You can find items in surprising places. For example, you can add a spent floral arrangement. Or sawdust from untreated lumber. Some people add the lint from their vacuum cleaners and from the dryer.

 

Never add these when composting kitchen scraps

  • Bones
  • Dairy, such as
    • Butter
    • Cheese
    • Ice Cream
    • Milk
    • Sour Cream
    • Yogurt
  • Fish Scraps
  • Foods Containing Oils or Fats such as
    • Margarine
    • Mayonnaise
    • Olive Oil
    • Peanut Butter
    • Salad Dressing
    • Vegetable Oil
  • Lard
  • Meat Scraps

 

Many composters do not add onion or members of the onion family (garlic, leeks, shallots, etc.) to their compost. The onion family, called the Allium family, have a very strong odor. Decaying onions can attract pests and create a stinky compost. Onions also have a tendency to resprout while composting. If you add onions, garlic, and other odorous matter, chop it into fine pieces or process it in a blender, and thoroughly mix it into the carbon matter.

 

You can and should add nonfood items.

The kitchen can be a source of carbon materials. Remember that the compost process needs a mixture that is approximately a three-to-one mixture with the drier carbon products being the greater mass. Often, it is hard to find enough carbon matter to make a good mixture. Shredded newspaper, junk mail, old bills, and other papers are carbon.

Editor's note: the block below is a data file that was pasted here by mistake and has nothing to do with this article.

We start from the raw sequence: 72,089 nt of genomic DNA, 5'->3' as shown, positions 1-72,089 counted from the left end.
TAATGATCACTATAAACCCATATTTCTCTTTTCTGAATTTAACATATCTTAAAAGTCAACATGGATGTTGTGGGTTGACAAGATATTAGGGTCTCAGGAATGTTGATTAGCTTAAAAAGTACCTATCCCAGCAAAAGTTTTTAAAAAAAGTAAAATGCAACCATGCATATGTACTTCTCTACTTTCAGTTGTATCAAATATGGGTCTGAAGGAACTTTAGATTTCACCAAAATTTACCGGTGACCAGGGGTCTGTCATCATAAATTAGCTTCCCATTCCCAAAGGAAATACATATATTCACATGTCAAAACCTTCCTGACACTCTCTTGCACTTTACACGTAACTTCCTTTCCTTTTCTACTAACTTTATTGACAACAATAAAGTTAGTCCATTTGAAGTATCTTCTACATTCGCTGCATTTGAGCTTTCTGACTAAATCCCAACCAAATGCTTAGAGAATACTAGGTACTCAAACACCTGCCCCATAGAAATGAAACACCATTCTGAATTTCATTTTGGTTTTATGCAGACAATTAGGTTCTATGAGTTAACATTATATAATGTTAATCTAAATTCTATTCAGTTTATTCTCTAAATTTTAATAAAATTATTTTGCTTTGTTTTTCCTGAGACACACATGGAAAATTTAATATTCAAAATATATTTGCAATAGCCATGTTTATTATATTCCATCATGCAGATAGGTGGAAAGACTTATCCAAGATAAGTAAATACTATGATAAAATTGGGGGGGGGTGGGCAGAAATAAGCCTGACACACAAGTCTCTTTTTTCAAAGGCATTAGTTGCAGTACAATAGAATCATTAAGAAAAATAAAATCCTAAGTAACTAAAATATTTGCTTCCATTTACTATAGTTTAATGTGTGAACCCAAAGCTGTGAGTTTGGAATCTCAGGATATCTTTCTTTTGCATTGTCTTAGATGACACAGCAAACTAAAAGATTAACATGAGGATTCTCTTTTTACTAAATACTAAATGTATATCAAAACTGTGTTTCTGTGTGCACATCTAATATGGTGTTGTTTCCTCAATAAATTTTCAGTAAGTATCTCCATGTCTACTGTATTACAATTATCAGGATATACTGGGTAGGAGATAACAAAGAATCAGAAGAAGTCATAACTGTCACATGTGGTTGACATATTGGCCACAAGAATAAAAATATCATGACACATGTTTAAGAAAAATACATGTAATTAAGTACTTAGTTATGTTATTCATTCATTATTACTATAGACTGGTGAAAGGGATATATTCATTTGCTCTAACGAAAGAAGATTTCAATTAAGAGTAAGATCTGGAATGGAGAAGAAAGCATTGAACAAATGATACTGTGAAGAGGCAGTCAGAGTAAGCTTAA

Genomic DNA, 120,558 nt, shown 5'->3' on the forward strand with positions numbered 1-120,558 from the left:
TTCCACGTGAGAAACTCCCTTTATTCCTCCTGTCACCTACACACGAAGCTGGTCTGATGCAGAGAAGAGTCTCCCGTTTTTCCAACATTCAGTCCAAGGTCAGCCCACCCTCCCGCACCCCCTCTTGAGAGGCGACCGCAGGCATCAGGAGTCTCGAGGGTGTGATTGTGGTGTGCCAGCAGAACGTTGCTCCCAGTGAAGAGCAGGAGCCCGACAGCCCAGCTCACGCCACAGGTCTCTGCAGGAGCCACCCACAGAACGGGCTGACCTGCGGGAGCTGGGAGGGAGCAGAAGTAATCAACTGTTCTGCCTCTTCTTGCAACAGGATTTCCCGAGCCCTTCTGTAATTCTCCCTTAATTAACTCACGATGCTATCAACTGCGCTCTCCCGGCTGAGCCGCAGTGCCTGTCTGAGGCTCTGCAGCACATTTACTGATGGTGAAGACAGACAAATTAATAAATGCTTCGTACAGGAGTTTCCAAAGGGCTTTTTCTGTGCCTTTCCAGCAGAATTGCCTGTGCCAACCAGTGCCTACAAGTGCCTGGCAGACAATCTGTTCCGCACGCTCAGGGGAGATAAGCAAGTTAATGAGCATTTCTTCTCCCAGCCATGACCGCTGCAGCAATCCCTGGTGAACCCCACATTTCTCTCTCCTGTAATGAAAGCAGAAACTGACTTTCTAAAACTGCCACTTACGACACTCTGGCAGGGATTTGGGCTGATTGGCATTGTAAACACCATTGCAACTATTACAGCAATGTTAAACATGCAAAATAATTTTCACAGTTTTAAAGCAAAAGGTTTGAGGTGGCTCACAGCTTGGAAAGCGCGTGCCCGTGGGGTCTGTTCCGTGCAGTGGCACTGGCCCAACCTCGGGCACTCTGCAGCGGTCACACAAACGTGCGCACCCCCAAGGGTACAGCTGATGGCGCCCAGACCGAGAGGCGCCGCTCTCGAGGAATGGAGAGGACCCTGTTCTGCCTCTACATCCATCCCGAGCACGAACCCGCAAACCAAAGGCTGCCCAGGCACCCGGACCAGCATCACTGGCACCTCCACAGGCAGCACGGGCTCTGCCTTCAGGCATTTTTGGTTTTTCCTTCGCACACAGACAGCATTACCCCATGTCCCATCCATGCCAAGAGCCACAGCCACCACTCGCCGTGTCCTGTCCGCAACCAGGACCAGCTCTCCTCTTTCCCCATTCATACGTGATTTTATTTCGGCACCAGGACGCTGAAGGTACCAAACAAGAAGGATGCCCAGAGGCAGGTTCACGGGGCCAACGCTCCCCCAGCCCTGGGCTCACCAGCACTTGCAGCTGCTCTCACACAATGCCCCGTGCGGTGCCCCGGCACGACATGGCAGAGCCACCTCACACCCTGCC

Your nonfood items cannot have a waxy coating, such as some food packaging, or have meat or oil residue. This means that paper plates, pizza boxes, and waxed paper are not suitable. Also, you should not use paper towels that you used to wipe up greasy messes.

  • Cardboard Packaging
  • Coffee Filters
  • Eggshells, crushed
  • Newspaper
  • Paper
  • Paper Lunch Bags (if clean of grease)
  • Paper Mache Egg Cartons
  • Paper Towels and Paper Towel Rolls
  • Tea Bags
  • Wine Corks, crushed or chopped
  • And more carbon-based materials

 

compost

This gardener is thrilled the texture of his homemade compost. Photo credit: normanack Flickr